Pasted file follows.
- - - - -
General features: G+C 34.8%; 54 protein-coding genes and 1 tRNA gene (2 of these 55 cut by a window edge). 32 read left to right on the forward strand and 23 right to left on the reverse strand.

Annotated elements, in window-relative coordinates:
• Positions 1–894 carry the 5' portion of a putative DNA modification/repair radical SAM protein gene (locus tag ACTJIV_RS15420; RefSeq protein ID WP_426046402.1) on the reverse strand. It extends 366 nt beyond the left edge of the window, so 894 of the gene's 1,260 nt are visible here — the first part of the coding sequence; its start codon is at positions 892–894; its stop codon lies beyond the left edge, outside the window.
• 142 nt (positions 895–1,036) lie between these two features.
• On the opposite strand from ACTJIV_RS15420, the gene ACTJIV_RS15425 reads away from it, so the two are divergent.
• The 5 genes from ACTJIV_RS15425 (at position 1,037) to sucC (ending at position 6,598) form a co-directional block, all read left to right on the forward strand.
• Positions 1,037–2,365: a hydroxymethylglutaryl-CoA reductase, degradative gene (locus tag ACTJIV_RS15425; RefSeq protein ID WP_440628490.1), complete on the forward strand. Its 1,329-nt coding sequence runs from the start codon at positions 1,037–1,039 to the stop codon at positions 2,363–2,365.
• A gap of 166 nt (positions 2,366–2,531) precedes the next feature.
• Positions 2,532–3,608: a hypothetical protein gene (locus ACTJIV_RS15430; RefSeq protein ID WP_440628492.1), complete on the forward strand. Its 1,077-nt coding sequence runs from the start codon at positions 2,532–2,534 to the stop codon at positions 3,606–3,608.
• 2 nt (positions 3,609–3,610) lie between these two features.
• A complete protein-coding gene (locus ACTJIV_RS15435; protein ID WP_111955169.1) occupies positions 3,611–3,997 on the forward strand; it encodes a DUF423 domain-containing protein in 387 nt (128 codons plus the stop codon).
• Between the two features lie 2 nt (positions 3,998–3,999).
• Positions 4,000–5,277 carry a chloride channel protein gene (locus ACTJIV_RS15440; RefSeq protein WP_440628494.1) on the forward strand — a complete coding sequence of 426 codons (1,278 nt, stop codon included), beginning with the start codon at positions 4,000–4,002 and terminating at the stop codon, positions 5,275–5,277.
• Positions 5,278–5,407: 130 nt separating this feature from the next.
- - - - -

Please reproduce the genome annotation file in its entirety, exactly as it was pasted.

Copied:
General features: G+C 34.8%; 54 protein-coding genes and 1 tRNA gene (2 of these 55 cut by a window edge). 32 read left to right on the forward strand and 23 right to left on the reverse strand.

Annotated elements, in window-relative coordinates:
• Positions 1–894 carry the 5' portion of a putative DNA modification/repair radical SAM protein gene (locus tag ACTJIV_RS15420; RefSeq protein ID WP_426046402.1) on the reverse strand. It extends 366 nt beyond the left edge of the window, so 894 of the gene's 1,260 nt are visible here — the first part of the coding sequence; its start codon is at positions 892–894; its stop codon lies beyond the left edge, outside the window.
• 142 nt (positions 895–1,036) lie between these two features.
• On the opposite strand from ACTJIV_RS15420, the gene ACTJIV_RS15425 reads away from it, so the two are divergent.
• The 5 genes from ACTJIV_RS15425 (at position 1,037) to sucC (ending at position 6,598) form a co-directional block, all read left to right on the forward strand.
• Positions 1,037–2,365: a hydroxymethylglutaryl-CoA reductase, degradative gene (locus tag ACTJIV_RS15425; RefSeq protein ID WP_440628490.1), complete on the forward strand. Its 1,329-nt coding sequence runs from the start codon at positions 1,037–1,039 to the stop codon at positions 2,363–2,365.
• A gap of 166 nt (positions 2,366–2,531) precedes the next feature.
• Positions 2,532–3,608: a hypothetical protein gene (locus ACTJIV_RS15430; RefSeq protein ID WP_440628492.1), complete on the forward strand. Its 1,077-nt coding sequence runs from the start codon at positions 2,532–2,534 to the stop codon at positions 3,606–3,608.
• 2 nt (positions 3,609–3,610) lie between these two features.
• A complete protein-coding gene (locus ACTJIV_RS15435; protein ID WP_111955169.1) occupies positions 3,611–3,997 on the forward strand; it encodes a DUF423 domain-containing protein in 387 nt (128 codons plus the stop codon).
• Between the two features lie 2 nt (positions 3,998–3,999).
• Positions 4,000–5,277 carry a chloride channel protein gene (locus ACTJIV_RS15440; RefSeq protein WP_440628494.1) on the forward strand — a complete coding sequence of 426 codons (1,278 nt, stop codon included), beginning with the start codon at positions 4,000–4,002 and terminating at the stop codon, positions 5,275–5,277.
• Positions 5,278–5,407: 130 nt separating this feature from the next.